The topics on the GMAT quantitative section are chosen because most test takers have some experience solving questions on these topics in high school. Subjects like algebra and geometry have given high school students white hairs and craned necks for generations (what? I was stretching, not copying off of her exam, honest!).
Areas such as calculus and linear algebra are usually only covered in college, putting students at varying levels of exposure depending on which programs they chose to study. Therefore, topics covered on the GMAT tend to come from high school level math, in order to give everyone a fair starting point. However, the problem with high school is that a lot of the learning is based on memorization and repetition. While these two procedures are important in the learning process, they are building blocks, not end points.
To that point, much of math in high school is based on memorizing and applying formulae (“formulas” is also an acceptable plural for formula, but I prefer the more apposite formulae). Mechanically applying the correct formula usually yields the correct answer, for example the probability of seeing a heads on two consecutive coin flips is P(Heads on first) + P(Heads on second) – P(Heads of both). Identifying the correct probabilities for each occurrence will yield you the correct answer, but understanding why the chosen formula works is more crucial to getting these questions right on the GMAT. Automatically applying formulae without understanding what is being asked is a typical GMAT trap given that the exam is about logic and reasoning.
Consider the following probability question:
There is a 50% chance Jen will visit Chile this year, while there is a 25% chance that she will visit Madagascar this year. What is the probability that Jen will visit either Chile or Madagascar this year, but NOT both?
Putting aside her peculiar travel schedule for a moment, (visiting Western South America and South East Africa without stopping by the Falklands?) what is the probability that Jen travels to one of these locales but not the other? Dutifully applying our memorized probability formula: the probability of visiting Chile is 0.5, and the probability of visiting Madagascar is 0.25, we get 0.5 + 0.25 – (0.5*0.25) or 0.75 – 0.125 = 0.625. Or answer choice C. (As Admiral Ackbar tried to warn us in 1983: It’s a Trap!)
But why doesn’t the formula yield the correct choice? The answer lies in the question stem. This particular question asks us the probability of visiting Chile or Madagascar, but not both. The formula gives us the probability of visiting either, implicitly allowing the choice of visiting both. The probability of visiting either will indeed be 62.5% (or 5/8), but this is the probability of visiting Chile, Madagascar, or both. Verifying the converse, the probability of visiting neither is P(¬Chile) and P(¬Madagascar), or 0.5 * 0.75 = 0.375 (or 3/8), confirming that our 0.625 is merely the probability of not staying home this year.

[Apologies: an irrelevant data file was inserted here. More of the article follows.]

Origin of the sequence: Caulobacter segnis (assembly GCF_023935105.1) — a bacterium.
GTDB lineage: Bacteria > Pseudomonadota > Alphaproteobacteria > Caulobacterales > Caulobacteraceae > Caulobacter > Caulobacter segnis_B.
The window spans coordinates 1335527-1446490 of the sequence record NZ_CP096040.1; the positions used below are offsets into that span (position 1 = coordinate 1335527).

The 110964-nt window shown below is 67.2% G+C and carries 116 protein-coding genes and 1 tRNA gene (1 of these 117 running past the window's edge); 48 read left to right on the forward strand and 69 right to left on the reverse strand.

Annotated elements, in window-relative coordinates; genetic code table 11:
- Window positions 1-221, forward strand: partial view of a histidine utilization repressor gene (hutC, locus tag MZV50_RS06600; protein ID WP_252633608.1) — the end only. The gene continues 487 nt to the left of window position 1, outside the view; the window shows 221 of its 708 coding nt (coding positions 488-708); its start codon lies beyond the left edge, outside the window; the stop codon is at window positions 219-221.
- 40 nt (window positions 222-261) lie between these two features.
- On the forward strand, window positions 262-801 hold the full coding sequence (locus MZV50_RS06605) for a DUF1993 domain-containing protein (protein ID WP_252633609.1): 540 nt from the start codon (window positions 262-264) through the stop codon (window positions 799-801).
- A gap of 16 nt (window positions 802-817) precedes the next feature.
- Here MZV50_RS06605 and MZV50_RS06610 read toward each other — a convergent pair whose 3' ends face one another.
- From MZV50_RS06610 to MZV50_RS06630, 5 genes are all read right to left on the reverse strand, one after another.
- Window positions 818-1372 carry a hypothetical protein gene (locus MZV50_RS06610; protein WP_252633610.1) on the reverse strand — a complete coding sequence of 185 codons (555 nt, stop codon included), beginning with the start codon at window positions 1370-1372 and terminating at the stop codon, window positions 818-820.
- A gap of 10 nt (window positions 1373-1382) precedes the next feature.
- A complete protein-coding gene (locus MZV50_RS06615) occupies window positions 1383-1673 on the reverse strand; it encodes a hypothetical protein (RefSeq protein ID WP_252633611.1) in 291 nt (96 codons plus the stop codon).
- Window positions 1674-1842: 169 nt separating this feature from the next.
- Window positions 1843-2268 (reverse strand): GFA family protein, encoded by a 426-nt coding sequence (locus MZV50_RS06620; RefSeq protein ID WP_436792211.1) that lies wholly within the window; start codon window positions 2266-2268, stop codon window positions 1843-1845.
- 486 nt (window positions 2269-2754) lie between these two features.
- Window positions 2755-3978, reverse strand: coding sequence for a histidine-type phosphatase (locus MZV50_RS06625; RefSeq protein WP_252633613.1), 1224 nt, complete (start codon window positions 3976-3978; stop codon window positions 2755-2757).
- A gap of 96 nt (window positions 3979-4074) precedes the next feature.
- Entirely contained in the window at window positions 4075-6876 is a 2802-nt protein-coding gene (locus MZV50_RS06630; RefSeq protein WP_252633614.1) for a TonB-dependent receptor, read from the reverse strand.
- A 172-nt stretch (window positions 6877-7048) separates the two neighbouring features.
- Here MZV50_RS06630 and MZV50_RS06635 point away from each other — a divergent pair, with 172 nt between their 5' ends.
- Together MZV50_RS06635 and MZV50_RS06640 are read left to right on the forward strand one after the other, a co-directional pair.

The obvious question now is: Why doesn’t the formula work? Didn’t the formula already account for the possibility of both? How do I solve this question correctly? (Admittedly, these are three questions and not one). The key to answering all of them is the same, though. Let’s go through the logic of the formula P(C) + P(M) – P(C&M):
- The first argument allows for all possibilities of visiting Chile, regardless of what happens with Madagascar.
- The second argument allows for all possibilities of visiting Madagascar, regardless of what happens with Chile (or the Falklands)
- The third argument is the possibility of both occurring.
The formula works because P(C) accounts for the both choice, and P(M) accounts for the both choice as well, indicating that this option has been double counted. In order to count it only once, we need to remove one instance of it. This is why the formula works and is popular; it addresses the inherent problem in probability, double counting certain situations. The same logic applies to Venn diagrams and other similar question types where counting the same argument twice (or thrice) can occur.
In practice, this question could then be solved using the default formula of P(C) + P(M) – P(C&M) and then subtracting P(C&M) again… or simply P(C) + P(M) – 2*P(C&M). Simply put, the first two arguments in the formula account for the “both” possibility twice, so we must remove it twice to answer the question at hand.
A somewhat similar yet more straight forward alternative is to go bottom up instead of top down. The probability of going only to Chile is P(C) * P(¬M) = 0.5 * 0.75 = 0.375. The probability of going only to Madagascar is P(M) * P(¬C) = 0.25 * 0.5 = 0.125. Adding those two probabilities together yields the correct answer of 0.5 or 50%. The revised formula also yields this result (0.5 + 0.25 – 2 (0.125) = 0.5), so we can feel confident in our answer choice and not any of the other tempting answer choices.
The answer is (B).
On the GMAT, knowing the formula is often a useful shortcut to get to the correct answer more efficiently than trying to write out all the possibilities or estimating values. However, not knowing the formula is not a guarantee of an incorrect answer, and knowing the formula is not necessarily a guarantee of a correct answer either. It is always important to grasp the underlying logic before blindly applying formulae to a problem. The GMAT is much more often an exam of how you think than what you know.
Ron Awad is a GMAT instructor for Veritas Prep based in Montreal, bringing you occasional tips and tricks for success on your exam. After graduating from McGill and receiving his MBA from Concordia, Ron started teaching GMAT prep and his Veritas Prep students have given him rave reviews ever since.